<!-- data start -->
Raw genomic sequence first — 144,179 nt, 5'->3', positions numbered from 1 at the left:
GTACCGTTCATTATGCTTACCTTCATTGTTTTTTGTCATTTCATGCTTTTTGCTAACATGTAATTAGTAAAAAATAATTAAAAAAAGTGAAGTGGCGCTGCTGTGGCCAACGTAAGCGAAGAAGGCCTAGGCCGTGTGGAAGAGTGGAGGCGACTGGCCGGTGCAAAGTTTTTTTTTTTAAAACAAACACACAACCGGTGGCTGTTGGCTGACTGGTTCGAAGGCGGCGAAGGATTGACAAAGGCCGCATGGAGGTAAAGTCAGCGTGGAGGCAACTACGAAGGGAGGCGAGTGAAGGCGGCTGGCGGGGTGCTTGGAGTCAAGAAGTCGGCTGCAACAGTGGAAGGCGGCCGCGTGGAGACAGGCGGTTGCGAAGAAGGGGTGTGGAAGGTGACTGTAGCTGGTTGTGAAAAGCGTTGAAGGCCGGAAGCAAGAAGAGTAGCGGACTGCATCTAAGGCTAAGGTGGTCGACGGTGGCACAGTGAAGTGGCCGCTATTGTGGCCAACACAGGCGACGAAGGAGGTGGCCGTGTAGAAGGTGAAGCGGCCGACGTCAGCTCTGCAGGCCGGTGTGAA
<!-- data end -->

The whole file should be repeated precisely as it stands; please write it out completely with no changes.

Raw genomic sequence first — 144,179 nt, 5'->3', positions numbered from 1 at the left:
GTACCGTTCATTATGCTTACCTTCATTGTTTTTTGTCATTTCATGCTTTTTGCTAACATGTAATTAGTAAAAAATAATTAAAAAAAGTGAAGTGGCGCTGCTGTGGCCAACGTAAGCGAAGAAGGCCTAGGCCGTGTGGAAGAGTGGAGGCGACTGGCCGGTGCAAAGTTTTTTTTTTTAAAACAAACACACAACCGGTGGCTGTTGGCTGACTGGTTCGAAGGCGGCGAAGGATTGACAAAGGCCGCATGGAGGTAAAGTCAGCGTGGAGGCAACTACGAAGGGAGGCGAGTGAAGGCGGCTGGCGGGGTGCTTGGAGTCAAGAAGTCGGCTGCAACAGTGGAAGGCGGCCGCGTGGAGACAGGCGGTTGCGAAGAAGGGGTGTGGAAGGTGACTGTAGCTGGTTGTGAAAAGCGTTGAAGGCCGGAAGCAAGAAGAGTAGCGGACTGCATCTAAGGCTAAGGTGGTCGACGGTGGCACAGTGAAGTGGCCGCTATTGTGGCCAACACAGGCGACGAAGGAGGTGGCCGTGTAGAAGGTGAAGCGGCCGACGTCAGCTCTGCAGGCCGGTGTGAA